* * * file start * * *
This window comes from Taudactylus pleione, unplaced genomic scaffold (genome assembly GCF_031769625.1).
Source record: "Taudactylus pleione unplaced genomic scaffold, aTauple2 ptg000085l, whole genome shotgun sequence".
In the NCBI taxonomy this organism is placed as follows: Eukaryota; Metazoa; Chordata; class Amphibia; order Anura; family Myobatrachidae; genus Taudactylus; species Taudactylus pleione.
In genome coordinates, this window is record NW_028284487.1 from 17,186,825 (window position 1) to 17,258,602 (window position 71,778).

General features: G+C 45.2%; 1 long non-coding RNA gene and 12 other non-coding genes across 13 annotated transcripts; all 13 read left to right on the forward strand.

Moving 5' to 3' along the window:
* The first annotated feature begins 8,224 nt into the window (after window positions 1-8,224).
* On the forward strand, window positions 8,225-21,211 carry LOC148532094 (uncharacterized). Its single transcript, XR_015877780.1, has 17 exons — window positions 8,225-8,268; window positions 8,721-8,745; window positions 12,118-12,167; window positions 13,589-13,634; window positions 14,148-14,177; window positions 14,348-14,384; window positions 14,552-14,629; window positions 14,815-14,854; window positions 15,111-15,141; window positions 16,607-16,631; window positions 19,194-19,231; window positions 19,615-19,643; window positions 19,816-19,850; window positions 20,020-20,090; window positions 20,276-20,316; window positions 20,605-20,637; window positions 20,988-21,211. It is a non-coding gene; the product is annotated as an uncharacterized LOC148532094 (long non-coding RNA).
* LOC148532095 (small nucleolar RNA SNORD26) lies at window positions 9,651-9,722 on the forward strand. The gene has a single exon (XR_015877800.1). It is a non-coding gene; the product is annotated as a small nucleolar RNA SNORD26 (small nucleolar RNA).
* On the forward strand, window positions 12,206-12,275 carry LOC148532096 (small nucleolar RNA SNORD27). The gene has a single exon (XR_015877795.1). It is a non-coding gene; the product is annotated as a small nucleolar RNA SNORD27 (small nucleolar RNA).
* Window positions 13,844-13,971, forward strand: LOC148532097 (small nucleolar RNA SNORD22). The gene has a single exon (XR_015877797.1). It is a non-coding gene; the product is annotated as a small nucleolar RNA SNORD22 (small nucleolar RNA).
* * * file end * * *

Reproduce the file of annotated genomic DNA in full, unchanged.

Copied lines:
This window comes from Taudactylus pleione, unplaced genomic scaffold (genome assembly GCF_031769625.1).
Source record: "Taudactylus pleione unplaced genomic scaffold, aTauple2 ptg000085l, whole genome shotgun sequence".
In the NCBI taxonomy this organism is placed as follows: Eukaryota; Metazoa; Chordata; class Amphibia; order Anura; family Myobatrachidae; genus Taudactylus; species Taudactylus pleione.
In genome coordinates, this window is record NW_028284487.1 from 17,186,825 (window position 1) to 17,258,602 (window position 71,778).

General features: G+C 45.2%; 1 long non-coding RNA gene and 12 other non-coding genes across 13 annotated transcripts; all 13 read left to right on the forward strand.

Moving 5' to 3' along the window:
* The first annotated feature begins 8,224 nt into the window (after window positions 1-8,224).
* On the forward strand, window positions 8,225-21,211 carry LOC148532094 (uncharacterized). Its single transcript, XR_015877780.1, has 17 exons — window positions 8,225-8,268; window positions 8,721-8,745; window positions 12,118-12,167; window positions 13,589-13,634; window positions 14,148-14,177; window positions 14,348-14,384; window positions 14,552-14,629; window positions 14,815-14,854; window positions 15,111-15,141; window positions 16,607-16,631; window positions 19,194-19,231; window positions 19,615-19,643; window positions 19,816-19,850; window positions 20,020-20,090; window positions 20,276-20,316; window positions 20,605-20,637; window positions 20,988-21,211. It is a non-coding gene; the product is annotated as an uncharacterized LOC148532094 (long non-coding RNA).
* LOC148532095 (small nucleolar RNA SNORD26) lies at window positions 9,651-9,722 on the forward strand. The gene has a single exon (XR_015877800.1). It is a non-coding gene; the product is annotated as a small nucleolar RNA SNORD26 (small nucleolar RNA).
* On the forward strand, window positions 12,206-12,275 carry LOC148532096 (small nucleolar RNA SNORD27). The gene has a single exon (XR_015877795.1). It is a non-coding gene; the product is annotated as a small nucleolar RNA SNORD27 (small nucleolar RNA).
* Window positions 13,844-13,971, forward strand: LOC148532097 (small nucleolar RNA SNORD22). The gene has a single exon (XR_015877797.1). It is a non-coding gene; the product is annotated as a small nucleolar RNA SNORD22 (small nucleolar RNA).